When I was a kindergarten teacher, I used to pride myself on being an inclusive teacher, on being someone who thought about ways to include the cultures of the children in the classroom every day. I would even use the Internet to look up information about cultures I wasn’t familiar with. It was during one of my searches that I first came across “Asian American and Pacific Islander Heritage Month.” I should also say it was the first time I heard of the combined term “Asian American/Pacific Islander,” sometimes shortened to “Asian/Pacific American,” APA, or AAPI.
As a Kanaka Maoli (an Indigenous Hawaiian person), I have been called a Pacific Islander often in my life, and while it’s a fair label, it has often felt not quite right. I grew up around folks from other island nations in the Pacific Ocean, and while we have some similarities in our languages and cultures, we are uniquely our own people. To group Kanaka Maoli and Maori, Samoans, Tongans, Chamorros, or any of the other cultural groups together diminishes the robustness of our individual worth.
So, imagine what I felt when I saw the term “Asian American/Pacific Islander.” I thought to myself, Isn’t it bad enough that those of us born in the island nations of the Pacific are thought of as a monolith? Are we now also reducing the rich, valuable, hearty identities and cultures of Asian Americans by treating them as half of another group?
When I reflect on these questions, I hold in my mind’s eye an image of my family on my father’s wedding day in 2004. My dad, an African-American man from Birmingham, Alabama who was widowed from my mother, a Kanaka Maoli woman from Waiʻanae, Hawaiʻi, was marrying a Japanese-American woman. On this day, our beautiful families gathered together to celebrate both love and one another’s cultures. How can one month of recognition do this kind of unification any justice?
Fast forward almost twenty years, and I’m still thinking about what it means to celebrate “Asian American/Pacific Islander Month.” Every year as the month approaches, I think about what I can do to help others (honestly speaking, by “others,” I mean the world) ask the same questions about what it means to be “Asian American/Pacific Islander.” Here is what I’ve decided: I help others when I teach them about the richness of my “Pacific Islander” heritage, and I am helped when others tell me about theirs. So, let me tell you two things about what it means to me to be Kanaka Maoli.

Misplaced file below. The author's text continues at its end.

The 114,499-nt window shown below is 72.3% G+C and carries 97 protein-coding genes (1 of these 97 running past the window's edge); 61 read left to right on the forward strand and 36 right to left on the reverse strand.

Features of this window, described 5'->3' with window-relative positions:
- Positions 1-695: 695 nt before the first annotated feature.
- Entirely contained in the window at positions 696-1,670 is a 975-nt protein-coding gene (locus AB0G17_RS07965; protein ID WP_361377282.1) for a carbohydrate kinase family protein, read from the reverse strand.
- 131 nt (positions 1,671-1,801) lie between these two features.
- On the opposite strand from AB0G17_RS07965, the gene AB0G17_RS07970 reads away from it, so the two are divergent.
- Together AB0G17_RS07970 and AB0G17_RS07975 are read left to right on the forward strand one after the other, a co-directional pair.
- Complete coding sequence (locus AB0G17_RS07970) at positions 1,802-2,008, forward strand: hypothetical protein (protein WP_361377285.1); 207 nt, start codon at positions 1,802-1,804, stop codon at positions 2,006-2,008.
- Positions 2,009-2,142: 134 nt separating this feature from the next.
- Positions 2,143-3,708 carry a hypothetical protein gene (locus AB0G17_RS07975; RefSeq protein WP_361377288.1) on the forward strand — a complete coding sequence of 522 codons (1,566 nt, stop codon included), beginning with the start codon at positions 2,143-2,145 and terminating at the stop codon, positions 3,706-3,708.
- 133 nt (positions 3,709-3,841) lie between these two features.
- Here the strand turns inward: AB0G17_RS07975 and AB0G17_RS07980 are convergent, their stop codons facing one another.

- Aloha is love, and love is responsibility. Aloha is a commonly known and used ʻolelo Hawaiʻi (Hawaiian word). It means love and can be endearing. It is also used as a greeting. No matter how you use it, know that it comes with a sense of responsibility to authentically connect to those you love and welcome into a shared space with you. In the classroom, aloha can be seen in the relationships teachers build with children and their families, as well as in the ways children are encouraged to be with one another. Think about this the next time you are greeting families, in-person or virtually, and be intentional in showing them you genuinely care.
- ʻOhana is family, and “family” means working together. No matter if the family is one you are born into, one that chooses you, one that you make, or one that you choose, families should work together to achieve lōkahi, unity—a family unified in purpose, in joy, in responsibility to one another, in aloha. In the classroom, creating an atmosphere of community and ʻohana is important for establishing a welcoming climate and a culture that gives everyone a feeling that they belong. As you look forward to starting a new school year, be intentional in the ways you create opportunities for children to work together so the spirit of unity can be deepened.
Finally, the next time you feel compelled to plan a “luau” celebration, consider choosing a party theme that doesn’t minimize the cultural practices, dress, music, dance, and foods of an entire group of people. Don’t get lured in by the slick marketing of grass skirts and tiki torches or the coconut cups and pineapple backdrops. The Kanaka Maoli tradition of ʻahaʻaina, or the sharing of a meal together, has been rebranded as the “luau” and made into a go-to summer kit that I’ve seen folks use as themes for birthdays and end-of-year celebrations. In fact, some have even used it to celebrate Asian American/Pacific Islander month.
However, a more authentic celebration of cultures, whether mine or others’, is to learn about them without trying to make them something they aren’t. In the classroom, that means asking families about their cultures and for ideas for appropriately incorporating their celebrations, traditions, rituals, or languages into the curriculum. In doing so, we can help to raise our collective cultural competence.
The Creative Curriculum® offers strategies for authentically connecting with the families in your classroom community.